Troubles with Mindfulness


Mindfulness is a conscious realization of life’s transient nature; it is an awareness and acceptance of all feelings, thoughts, emotions, and actions, without attachment, aversion, or judgment.

I believe that mindfulness will be one of the most important skills to learn in the 21st century, especially as our personal lives, and society as a whole, becomes increasingly more complex.

Knowing that many subscribers of my newsletter want to be more mindful in their day-to-day lives, I decided to send out an e-mail and find out what troubles they are experiencing during their practice. Here was some of the most common concerns.


Trouble 1: I can’t get started!

    “Trouble getting started is my biggest obstacle. I have read about the benefits of meditation and I have tried meditating; it’s just difficult to put into a regular practice. And the benefits don’t really come about until it becomes something that is done regularly. I read (I think it was on your site) about ‘micro’ ways to practice mindfulness, such as paying attention to the breath, and I’ve been trying to put those tips to use.” – Helen

It can often be difficult to start new habits and build new skills. Mindfulness is no different. It takes some will-power and motivation, like when you first get yourself up early to go to the gym. One of the great things about mindfulness, however, is that it can be practiced virtually anywhere. So long as you are conscious, you have all the tools you need to begin directing your attention in new ways and seeing the world through brighter eyes.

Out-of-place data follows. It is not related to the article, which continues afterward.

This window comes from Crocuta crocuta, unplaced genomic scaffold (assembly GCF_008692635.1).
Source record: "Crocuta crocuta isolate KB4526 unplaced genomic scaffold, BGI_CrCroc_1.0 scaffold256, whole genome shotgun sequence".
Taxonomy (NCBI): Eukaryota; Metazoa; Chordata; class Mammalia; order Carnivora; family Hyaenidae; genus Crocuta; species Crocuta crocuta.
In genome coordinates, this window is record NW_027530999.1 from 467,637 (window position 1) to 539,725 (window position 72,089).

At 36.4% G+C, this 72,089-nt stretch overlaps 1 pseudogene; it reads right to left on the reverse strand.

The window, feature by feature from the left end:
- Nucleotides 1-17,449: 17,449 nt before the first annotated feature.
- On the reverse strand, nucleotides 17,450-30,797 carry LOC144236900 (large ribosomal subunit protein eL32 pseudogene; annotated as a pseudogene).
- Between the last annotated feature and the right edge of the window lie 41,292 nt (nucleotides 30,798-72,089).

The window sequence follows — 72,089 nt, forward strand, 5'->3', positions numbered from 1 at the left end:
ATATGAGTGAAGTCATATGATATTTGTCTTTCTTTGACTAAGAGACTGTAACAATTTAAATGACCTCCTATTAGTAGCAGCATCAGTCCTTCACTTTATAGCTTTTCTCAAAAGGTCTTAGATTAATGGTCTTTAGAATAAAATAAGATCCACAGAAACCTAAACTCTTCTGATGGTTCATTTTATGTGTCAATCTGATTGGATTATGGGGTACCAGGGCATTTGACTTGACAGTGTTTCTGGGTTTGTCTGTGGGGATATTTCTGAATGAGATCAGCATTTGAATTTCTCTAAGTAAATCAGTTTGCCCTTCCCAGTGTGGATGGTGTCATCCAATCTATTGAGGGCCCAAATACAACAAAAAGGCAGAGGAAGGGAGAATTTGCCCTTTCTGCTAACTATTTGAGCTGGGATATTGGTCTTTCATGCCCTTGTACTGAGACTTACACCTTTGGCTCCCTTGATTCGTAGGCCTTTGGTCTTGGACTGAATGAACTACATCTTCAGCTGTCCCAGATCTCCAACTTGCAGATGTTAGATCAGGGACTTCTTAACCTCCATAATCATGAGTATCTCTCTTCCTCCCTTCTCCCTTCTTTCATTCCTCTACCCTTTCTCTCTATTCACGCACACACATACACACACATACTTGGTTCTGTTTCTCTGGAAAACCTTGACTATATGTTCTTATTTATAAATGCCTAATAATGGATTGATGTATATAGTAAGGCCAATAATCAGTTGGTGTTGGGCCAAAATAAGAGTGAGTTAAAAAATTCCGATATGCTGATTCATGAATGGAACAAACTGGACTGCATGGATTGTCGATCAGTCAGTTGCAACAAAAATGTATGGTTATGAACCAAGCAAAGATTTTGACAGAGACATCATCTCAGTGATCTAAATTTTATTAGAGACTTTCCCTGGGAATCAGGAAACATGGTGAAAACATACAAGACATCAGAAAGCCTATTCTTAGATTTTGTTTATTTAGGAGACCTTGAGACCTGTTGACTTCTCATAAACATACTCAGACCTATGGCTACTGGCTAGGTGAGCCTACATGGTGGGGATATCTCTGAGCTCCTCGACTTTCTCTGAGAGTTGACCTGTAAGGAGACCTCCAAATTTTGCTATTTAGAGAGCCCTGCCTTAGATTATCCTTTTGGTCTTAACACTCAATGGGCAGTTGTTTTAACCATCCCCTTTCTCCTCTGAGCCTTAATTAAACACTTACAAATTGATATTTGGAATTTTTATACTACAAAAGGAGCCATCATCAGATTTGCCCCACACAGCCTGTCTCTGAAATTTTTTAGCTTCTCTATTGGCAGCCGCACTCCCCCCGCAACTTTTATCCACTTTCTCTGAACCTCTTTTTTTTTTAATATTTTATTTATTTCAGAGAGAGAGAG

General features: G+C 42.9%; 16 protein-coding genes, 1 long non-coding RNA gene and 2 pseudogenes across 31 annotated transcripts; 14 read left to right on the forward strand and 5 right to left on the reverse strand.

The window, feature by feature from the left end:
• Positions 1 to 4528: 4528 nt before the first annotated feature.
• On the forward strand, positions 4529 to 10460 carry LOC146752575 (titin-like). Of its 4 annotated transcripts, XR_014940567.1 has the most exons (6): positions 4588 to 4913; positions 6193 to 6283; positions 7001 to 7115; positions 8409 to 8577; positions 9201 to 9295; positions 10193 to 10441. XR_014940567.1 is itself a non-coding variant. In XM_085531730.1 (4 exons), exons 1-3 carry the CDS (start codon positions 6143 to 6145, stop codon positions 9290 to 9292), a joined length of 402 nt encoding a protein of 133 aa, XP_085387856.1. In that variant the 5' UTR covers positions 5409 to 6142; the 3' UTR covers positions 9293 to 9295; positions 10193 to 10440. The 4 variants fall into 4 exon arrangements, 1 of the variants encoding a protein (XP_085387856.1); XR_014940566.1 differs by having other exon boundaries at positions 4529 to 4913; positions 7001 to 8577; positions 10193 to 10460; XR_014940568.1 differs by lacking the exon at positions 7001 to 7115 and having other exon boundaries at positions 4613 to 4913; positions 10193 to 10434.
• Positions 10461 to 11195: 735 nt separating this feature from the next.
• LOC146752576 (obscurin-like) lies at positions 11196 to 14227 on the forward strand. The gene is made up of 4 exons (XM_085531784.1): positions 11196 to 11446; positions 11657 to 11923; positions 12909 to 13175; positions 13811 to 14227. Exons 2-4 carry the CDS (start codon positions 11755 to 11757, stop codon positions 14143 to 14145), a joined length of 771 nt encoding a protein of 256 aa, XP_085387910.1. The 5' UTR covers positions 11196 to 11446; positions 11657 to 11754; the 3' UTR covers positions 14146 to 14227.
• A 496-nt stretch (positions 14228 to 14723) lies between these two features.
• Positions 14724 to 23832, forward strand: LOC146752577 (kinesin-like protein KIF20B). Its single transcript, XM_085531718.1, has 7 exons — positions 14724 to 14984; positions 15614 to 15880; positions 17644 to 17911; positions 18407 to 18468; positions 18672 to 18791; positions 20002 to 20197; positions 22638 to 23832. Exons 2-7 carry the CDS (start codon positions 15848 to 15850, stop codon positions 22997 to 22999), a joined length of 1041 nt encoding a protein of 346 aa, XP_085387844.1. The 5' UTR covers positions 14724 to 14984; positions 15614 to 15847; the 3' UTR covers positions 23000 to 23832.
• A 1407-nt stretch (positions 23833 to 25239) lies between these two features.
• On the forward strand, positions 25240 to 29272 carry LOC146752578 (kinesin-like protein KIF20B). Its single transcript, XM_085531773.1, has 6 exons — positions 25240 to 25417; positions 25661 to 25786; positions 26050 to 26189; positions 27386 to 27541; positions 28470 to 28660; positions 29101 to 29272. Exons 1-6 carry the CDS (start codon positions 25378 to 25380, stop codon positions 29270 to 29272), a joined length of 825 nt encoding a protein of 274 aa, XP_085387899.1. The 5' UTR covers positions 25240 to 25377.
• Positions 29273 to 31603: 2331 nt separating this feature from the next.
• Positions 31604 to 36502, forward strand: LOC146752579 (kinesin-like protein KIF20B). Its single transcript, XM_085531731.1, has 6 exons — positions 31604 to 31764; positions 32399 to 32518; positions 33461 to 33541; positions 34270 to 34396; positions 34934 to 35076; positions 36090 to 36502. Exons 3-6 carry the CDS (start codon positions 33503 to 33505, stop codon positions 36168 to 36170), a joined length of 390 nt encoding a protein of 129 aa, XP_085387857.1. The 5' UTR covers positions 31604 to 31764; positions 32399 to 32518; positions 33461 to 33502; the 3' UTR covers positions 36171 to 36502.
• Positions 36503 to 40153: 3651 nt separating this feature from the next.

Because our awareness permeates everything we do (even reading this blog post), I have become – as you call it – an advocate of “micro” applications of mindfulness.

In your question, I assume you are referring to my “100 Breaths Meditation” – which literally takes no more than 10-15 minutes to practice. This makes it a really easy exercise to fit into your day. Maybe you can wake up 10-15 minutes earlier, or practice it on the train to work, or during your lunch break, or before bed. There are a lot of possibilities and it depends on your daily routine.

However, some people are so darn busy that they can’t even set aside 10-15 minutes a day (I know, it’s hard to believe). This has led me to try and come up with even “micro”-er ways of injecting mindfulness into our lives.